Title: For Darkness Shows the Stars
Author: Diana Peterfreund
Publisher: Balzer + Bray
Publication Date: June 12, 2012
AR Levels: Book Level - 5.4, Interest Level - 6th and up, Points: 14.0
Goodreads Link: http://www.goodreads.com/book/show/8306761-for-darkness-shows-the-stars
In a nutshell: Four years ago, Elliot North gave up her chance at love and freedom when she refused to run away with her childhood sweetheart, Kai, a servant on her family's crumbling estate. Now, Kai's come back into her life, and he's made quite a life for himself as an explorer, renaming himself Captain Malakai Wentforth. Unfortunately for Elliot, all hopes of rekindling their romance is dashed when Captain Wentforth makes it clear that he still harbors anger and resentment toward her, but maybe all is not as Elliot sees. Can Elliot save her family's estate from ruin, protect all the servants she's known and loved her whole life, and find a way to heal her broken heart when the source of her pain is living in her grandfather's home just down the road? Based loosely on Jane Austen's Persuasion, this novel asks thought-provoking questions about love, honor, duty, envy, pride, second chances, forgiveness, technology, and class in a post-apocalyptic setting.
I'd recommend it for grades: 7th and up (quite clean for a teen romance)
I'd recommend it to: Jane Austen fans, tween girls wanting to ease into teen romances, Hunger Games fans (something about Eliot and Kai reminds me of Katniss and Gale), and fans of the Lunar Chronicles
What I liked most about this book: As a huge Jane Austen fan, I'm a little embarrassed to say that I only read Persuasion just a few days before this book, but I loved it. After finishing it, I did wish I could have seen more of what Anne Elliot and Captain Wentworth's relationship had been like before she refused him. This book does a great job of filling in those gaps in Kai and Elliot's relationship prior to the action of the book by interspersing letters they wrote back and forth throughout their childhood. It's sweet and heartbreaking all at the same time, but it helps you see just how much they lost when they separated.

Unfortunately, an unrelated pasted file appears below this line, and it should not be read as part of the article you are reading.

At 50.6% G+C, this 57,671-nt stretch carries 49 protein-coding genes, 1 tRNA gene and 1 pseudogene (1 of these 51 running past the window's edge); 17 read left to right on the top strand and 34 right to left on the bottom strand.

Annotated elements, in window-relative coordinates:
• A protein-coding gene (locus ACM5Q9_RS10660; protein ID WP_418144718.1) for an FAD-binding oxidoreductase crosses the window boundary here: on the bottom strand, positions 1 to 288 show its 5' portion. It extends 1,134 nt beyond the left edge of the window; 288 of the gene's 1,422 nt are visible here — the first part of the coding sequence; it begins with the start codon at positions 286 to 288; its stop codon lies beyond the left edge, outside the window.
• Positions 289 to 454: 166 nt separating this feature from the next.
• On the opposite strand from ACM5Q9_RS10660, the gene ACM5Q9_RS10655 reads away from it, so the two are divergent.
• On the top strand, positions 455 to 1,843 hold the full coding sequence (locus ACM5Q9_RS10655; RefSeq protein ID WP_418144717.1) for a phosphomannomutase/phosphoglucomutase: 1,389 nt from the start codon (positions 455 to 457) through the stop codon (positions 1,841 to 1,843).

Single favorite moment (without getting spoiler-y): This book may appear on the surface to be just another teen romance, but there are some deep thoughts lurking just below the surface, such as this gem: "Envy hurt exponentially more than heartbreak because your soul was torn in two, half soaring with happiness for another person, half mired in a well of self-pity and pain." I think Jane Austen would be proud of this ambitious retelling with nuggets of truth like that.
Star rating (where 5 stars is awesome and 0 stars is atrocious): 4 stars